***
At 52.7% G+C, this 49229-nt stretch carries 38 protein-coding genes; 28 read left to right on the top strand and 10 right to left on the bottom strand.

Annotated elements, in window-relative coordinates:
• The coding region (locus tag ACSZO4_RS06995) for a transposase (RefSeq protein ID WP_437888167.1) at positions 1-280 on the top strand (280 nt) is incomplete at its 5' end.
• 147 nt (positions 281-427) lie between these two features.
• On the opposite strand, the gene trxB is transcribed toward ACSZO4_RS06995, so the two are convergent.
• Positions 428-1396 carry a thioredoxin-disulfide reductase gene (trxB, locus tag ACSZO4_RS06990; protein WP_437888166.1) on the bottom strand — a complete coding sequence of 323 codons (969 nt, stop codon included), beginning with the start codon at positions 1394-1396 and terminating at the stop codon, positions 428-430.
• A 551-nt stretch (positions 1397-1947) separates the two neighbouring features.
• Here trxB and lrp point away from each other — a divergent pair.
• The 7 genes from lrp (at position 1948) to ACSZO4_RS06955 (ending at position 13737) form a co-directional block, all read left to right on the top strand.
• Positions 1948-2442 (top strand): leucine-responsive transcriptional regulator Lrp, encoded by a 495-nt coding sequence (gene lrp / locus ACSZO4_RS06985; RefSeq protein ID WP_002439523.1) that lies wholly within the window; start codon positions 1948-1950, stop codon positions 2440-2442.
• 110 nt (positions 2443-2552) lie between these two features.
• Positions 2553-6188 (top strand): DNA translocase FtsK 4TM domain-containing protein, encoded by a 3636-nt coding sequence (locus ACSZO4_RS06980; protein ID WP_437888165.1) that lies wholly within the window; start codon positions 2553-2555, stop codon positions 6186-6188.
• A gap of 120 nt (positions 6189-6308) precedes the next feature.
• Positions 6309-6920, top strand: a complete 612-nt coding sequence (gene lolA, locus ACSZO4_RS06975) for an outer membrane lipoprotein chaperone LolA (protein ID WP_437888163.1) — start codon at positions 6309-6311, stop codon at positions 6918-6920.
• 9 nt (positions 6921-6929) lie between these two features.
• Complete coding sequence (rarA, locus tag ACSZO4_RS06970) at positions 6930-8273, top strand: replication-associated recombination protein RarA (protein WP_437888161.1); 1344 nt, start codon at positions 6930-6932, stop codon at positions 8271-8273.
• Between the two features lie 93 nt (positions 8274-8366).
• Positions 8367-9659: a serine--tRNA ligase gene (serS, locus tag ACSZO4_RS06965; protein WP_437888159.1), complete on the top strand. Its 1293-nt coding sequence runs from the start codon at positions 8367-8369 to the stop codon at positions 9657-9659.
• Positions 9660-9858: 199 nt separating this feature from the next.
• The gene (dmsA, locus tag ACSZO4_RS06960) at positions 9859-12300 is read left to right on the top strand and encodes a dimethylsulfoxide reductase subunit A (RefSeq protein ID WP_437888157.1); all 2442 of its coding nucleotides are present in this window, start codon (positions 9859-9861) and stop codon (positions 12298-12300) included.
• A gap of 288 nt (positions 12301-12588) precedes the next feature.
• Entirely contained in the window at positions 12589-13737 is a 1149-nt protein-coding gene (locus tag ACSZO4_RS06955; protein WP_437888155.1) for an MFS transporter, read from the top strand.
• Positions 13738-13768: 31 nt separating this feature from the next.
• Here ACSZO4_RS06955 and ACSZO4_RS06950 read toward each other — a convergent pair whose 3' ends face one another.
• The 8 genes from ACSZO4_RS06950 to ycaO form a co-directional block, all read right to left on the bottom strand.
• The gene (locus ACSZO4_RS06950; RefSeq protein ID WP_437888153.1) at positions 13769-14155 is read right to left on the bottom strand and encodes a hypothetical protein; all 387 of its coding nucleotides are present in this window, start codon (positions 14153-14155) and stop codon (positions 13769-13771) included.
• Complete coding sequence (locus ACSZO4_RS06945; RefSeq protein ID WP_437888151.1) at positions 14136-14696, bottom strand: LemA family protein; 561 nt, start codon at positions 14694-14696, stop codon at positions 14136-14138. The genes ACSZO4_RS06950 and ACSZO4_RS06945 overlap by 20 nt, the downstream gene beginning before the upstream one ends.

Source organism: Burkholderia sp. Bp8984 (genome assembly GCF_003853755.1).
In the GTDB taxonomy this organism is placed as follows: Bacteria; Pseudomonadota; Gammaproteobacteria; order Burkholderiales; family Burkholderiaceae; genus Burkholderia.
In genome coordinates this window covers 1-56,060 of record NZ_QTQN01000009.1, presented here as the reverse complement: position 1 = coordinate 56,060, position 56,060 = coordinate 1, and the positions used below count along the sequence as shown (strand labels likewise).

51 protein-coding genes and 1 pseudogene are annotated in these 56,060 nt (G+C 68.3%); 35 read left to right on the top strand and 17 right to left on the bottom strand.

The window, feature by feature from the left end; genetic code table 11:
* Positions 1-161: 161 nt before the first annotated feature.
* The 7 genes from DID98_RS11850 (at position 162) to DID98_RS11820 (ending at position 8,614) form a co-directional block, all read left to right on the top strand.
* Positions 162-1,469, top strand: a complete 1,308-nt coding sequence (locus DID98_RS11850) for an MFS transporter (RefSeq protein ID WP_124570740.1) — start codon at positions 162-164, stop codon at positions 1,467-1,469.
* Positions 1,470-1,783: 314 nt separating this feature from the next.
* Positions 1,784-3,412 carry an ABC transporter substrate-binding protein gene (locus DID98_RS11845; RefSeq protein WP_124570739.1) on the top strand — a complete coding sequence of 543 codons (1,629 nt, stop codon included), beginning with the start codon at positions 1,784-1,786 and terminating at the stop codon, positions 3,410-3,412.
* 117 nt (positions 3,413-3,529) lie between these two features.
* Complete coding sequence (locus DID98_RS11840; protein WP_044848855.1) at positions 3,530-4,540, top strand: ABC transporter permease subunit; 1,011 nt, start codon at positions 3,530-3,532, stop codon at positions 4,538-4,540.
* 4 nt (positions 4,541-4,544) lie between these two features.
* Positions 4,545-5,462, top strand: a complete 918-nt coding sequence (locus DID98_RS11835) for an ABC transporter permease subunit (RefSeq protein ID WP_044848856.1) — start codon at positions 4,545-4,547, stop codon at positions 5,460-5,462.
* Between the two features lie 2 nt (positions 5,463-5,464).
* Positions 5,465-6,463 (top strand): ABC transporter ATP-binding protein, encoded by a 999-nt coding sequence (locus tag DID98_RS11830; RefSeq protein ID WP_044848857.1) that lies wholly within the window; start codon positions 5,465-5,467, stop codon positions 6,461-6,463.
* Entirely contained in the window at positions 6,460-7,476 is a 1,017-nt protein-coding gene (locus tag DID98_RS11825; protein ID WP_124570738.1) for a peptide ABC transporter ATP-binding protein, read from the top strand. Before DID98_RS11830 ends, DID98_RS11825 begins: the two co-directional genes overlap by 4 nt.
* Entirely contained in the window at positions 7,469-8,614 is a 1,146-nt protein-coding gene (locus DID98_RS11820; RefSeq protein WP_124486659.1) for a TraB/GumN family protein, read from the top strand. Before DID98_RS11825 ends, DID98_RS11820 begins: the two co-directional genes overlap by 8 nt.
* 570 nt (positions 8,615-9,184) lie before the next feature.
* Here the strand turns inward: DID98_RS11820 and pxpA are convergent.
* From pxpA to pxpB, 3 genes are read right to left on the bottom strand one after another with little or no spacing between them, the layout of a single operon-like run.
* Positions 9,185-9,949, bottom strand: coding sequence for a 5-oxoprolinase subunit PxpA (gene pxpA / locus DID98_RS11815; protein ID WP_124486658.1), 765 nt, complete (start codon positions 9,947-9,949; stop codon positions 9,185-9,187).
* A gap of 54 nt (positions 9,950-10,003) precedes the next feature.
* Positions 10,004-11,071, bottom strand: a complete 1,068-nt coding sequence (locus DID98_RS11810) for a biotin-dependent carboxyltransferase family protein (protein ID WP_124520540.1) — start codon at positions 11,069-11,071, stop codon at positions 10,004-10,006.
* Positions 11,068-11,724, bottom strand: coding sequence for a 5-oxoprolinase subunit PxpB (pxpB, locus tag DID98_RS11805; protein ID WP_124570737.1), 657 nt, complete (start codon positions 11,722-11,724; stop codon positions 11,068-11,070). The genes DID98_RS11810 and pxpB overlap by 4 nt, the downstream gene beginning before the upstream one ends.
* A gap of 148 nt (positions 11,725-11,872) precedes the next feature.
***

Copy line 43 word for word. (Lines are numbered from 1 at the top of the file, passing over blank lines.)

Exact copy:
* Positions 5,465-6,463 (top strand): ABC transporter ATP-binding protein, encoded by a 999-nt coding sequence (locus tag DID98_RS11830; RefSeq protein ID WP_044848857.1) that lies wholly within the window; start codon positions 5,465-5,467, stop codon positions 6,461-6,463.